Use this URL to cite or link to this record in EThOS: http://ethos.bl.uk/OrderDetails.do?uin=uk.bl.ethos.550877
Title: Investigations into the mechanisms underlying HIV-1 gp120-associated neurotoxicity
Author: Moss, Philippa
Awarding Body: Imperial College London
Current Institution: Imperial College London
Date of Award: 2012
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Abstract:
HIV-associated distal sensory polyneuropathy is a frequent (~40% prevalence) complication of HIV infection and treatment. It is characterised by a dying back pattern of axonal degeneration, predominantly of nociceptors usually accompanied by neuropathic pain. The HIV envelope glycoprotein, gp120, has recently been identified as a key mediator of axonal degeneration both in vitro and in vivo. We hypothesised that gp120 interacts, in a chemokine receptor-dependant manner, with primary sensory neurons either directly or indirectly via macrophages and/or Schwann cells. Neurite outgrowth of cultured adult rat dorsal root ganglia (DRG) cells was used to assess direct or indirect neurotoxicity. Gp120 induced concentration-dependent neurite degeneration 24h after exposure, which was not restricted to phenotypic subsets of DRG cells. However, gp120 localisation studies indicated that only a minority (approx. 10%) of neurons internalised gp120 before the onset of neurite degeneration suggesting that the direct toxicity was not a predominant mechanism. Therefore, indirect mechanisms of neurotoxicity were investigated. Application of gp120-conditioned macrophage or Schwann cell media to DRG neuronal cultures revealed that gp120-conditioned media also had the capacity to induce neurite degeneration. Using qPCR it was shown that 4hr exposure to gp120 increased transcription of cytokine–related genes, in cultured Schwann cells and macrophages. These gp120-mediated effects were then explored in vivo. The cytokine expression profiles 4hrs following intradermal gp120 injection in rats were similar to the gene upregulation observed in vitro. These findings highlight the complexity of gp120-mediated mechanisms and indicate that macrophages and Schwann cells may play a key indirect role in the pathogenesis of HIV-associated peripheral neuropathy.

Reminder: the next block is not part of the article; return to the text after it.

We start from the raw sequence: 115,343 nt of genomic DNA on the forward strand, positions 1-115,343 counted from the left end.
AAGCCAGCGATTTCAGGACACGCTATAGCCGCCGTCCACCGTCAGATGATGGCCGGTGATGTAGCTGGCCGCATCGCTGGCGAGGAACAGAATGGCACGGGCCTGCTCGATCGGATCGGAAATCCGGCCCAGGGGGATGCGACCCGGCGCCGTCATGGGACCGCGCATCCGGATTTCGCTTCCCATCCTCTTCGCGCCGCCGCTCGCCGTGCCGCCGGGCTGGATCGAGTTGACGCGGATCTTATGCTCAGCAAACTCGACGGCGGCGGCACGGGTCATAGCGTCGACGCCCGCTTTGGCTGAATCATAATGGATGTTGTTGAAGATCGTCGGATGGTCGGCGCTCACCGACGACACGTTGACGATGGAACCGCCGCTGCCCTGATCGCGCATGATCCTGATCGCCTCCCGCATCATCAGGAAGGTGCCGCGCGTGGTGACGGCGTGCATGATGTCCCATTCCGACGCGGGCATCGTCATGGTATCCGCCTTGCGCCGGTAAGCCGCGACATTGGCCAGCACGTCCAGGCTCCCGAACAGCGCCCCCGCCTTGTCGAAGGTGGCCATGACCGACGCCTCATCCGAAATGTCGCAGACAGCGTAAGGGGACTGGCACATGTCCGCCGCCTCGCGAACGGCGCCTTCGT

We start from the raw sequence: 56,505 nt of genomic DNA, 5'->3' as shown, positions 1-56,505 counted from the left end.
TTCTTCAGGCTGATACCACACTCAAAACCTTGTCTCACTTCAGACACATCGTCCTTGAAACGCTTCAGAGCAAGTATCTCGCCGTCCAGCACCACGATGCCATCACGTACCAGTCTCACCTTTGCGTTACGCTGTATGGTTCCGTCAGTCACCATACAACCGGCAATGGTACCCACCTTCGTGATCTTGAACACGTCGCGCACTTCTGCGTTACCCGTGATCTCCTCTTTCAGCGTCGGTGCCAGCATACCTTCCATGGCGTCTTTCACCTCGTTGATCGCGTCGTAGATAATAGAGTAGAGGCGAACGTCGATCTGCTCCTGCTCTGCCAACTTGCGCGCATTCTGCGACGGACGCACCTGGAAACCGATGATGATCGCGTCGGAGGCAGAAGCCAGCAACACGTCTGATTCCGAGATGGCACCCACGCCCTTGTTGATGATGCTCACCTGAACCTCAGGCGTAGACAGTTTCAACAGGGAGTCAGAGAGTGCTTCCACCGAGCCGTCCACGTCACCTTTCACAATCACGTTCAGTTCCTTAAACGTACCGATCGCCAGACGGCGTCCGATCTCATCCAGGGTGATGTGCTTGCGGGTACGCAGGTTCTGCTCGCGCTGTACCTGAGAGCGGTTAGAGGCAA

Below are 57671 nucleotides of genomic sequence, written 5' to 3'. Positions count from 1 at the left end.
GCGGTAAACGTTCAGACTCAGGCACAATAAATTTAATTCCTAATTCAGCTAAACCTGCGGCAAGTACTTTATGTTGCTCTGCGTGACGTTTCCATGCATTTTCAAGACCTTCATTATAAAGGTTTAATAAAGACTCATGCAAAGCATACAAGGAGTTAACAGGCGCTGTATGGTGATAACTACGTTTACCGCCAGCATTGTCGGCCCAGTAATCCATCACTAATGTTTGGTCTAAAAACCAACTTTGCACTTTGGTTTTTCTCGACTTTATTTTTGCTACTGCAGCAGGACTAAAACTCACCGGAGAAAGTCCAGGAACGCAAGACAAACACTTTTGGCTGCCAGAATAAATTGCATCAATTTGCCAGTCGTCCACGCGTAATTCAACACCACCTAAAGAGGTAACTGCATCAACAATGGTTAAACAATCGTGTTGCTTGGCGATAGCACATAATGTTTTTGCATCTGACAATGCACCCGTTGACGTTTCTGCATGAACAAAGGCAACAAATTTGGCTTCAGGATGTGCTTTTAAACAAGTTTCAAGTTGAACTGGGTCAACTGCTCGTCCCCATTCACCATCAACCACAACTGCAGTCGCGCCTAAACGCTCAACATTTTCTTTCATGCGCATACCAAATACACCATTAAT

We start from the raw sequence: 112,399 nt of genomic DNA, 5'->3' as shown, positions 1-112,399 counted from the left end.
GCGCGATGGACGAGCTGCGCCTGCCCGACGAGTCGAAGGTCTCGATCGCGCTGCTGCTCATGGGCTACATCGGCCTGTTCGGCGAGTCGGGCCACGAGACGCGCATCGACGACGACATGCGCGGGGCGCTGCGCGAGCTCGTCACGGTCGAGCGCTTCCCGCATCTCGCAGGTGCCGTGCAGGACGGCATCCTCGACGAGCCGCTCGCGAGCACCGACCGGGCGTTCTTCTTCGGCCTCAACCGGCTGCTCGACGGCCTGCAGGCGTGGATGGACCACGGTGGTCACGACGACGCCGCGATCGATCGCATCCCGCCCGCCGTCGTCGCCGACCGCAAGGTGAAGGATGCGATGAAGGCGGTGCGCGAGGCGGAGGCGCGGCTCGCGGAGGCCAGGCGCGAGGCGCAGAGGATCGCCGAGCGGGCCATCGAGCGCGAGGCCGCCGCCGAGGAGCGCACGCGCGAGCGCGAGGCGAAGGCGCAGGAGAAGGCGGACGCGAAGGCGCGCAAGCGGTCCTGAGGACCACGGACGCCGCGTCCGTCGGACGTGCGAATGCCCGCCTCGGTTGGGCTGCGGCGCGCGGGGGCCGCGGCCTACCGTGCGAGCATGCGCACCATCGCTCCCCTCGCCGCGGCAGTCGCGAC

Supervisor: Rice, Andrew ; Okuse, Kenji Sponsor: London Pain Consortium (LPC) ; Wellcome Trust
Qualification Name: Thesis (Ph.D.) Qualification Level: Doctoral
EThOS ID: uk.bl.ethos.550877  DOI: Not available
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